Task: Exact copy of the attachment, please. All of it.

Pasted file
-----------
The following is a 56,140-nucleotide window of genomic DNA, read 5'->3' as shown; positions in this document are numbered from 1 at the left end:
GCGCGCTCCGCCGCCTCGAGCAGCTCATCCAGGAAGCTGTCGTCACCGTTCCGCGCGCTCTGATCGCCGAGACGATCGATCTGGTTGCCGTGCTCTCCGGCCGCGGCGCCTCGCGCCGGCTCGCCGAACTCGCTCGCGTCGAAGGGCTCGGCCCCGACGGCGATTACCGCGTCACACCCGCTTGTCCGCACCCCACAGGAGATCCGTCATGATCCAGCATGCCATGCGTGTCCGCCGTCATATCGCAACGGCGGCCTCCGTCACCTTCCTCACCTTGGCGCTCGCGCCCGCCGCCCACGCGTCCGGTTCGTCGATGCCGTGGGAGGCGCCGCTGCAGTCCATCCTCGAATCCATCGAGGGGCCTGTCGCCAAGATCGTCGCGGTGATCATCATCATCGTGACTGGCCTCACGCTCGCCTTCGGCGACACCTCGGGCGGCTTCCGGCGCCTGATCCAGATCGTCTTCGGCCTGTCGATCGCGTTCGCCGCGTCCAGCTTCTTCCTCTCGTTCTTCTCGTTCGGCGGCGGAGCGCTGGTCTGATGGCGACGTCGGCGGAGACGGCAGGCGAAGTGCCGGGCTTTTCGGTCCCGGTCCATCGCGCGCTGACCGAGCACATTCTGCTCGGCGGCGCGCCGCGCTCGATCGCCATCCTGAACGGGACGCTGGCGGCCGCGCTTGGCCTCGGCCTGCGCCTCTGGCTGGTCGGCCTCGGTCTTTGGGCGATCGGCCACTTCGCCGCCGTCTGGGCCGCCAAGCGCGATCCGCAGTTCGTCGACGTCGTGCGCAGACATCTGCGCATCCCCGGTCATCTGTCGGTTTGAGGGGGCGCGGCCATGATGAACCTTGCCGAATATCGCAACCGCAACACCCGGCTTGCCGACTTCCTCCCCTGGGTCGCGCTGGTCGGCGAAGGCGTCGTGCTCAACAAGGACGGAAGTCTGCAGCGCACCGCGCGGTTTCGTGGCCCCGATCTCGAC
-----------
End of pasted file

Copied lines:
The following is a 56,140-nucleotide window of genomic DNA, read 5'->3' as shown; positions in this document are numbered from 1 at the left end:
GCGCGCTCCGCCGCCTCGAGCAGCTCATCCAGGAAGCTGTCGTCACCGTTCCGCGCGCTCTGATCGCCGAGACGATCGATCTGGTTGCCGTGCTCTCCGGCCGCGGCGCCTCGCGCCGGCTCGCCGAACTCGCTCGCGTCGAAGGGCTCGGCCCCGACGGCGATTACCGCGTCACACCCGCTTGTCCGCACCCCACAGGAGATCCGTCATGATCCAGCATGCCATGCGTGTCCGCCGTCATATCGCAACGGCGGCCTCCGTCACCTTCCTCACCTTGGCGCTCGCGCCCGCCGCCCACGCGTCCGGTTCGTCGATGCCGTGGGAGGCGCCGCTGCAGTCCATCCTCGAATCCATCGAGGGGCCTGTCGCCAAGATCGTCGCGGTGATCATCATCATCGTGACTGGCCTCACGCTCGCCTTCGGCGACACCTCGGGCGGCTTCCGGCGCCTGATCCAGATCGTCTTCGGCCTGTCGATCGCGTTCGCCGCGTCCAGCTTCTTCCTCTCGTTCTTCTCGTTCGGCGGCGGAGCGCTGGTCTGATGGCGACGTCGGCGGAGACGGCAGGCGAAGTGCCGGGCTTTTCGGTCCCGGTCCATCGCGCGCTGACCGAGCACATTCTGCTCGGCGGCGCGCCGCGCTCGATCGCCATCCTGAACGGGACGCTGGCGGCCGCGCTTGGCCTCGGCCTGCGCCTCTGGCTGGTCGGCCTCGGTCTTTGGGCGATCGGCCACTTCGCCGCCGTCTGGGCCGCCAAGCGCGATCCGCAGTTCGTCGACGTCGTGCGCAGACATCTGCGCATCCCCGGTCATCTGTCGGTTTGAGGGGGCGCGGCCATGATGAACCTTGCCGAATATCGCAACCGCAACACCCGGCTTGCCGACTTCCTCCCCTGGGTCGCGCTGGTCGGCGAAGGCGTCGTGCTCAACAAGGACGGAAGTCTGCAGCGCACCGCGCGGTTTCGTGGCCCCGATCTCGAC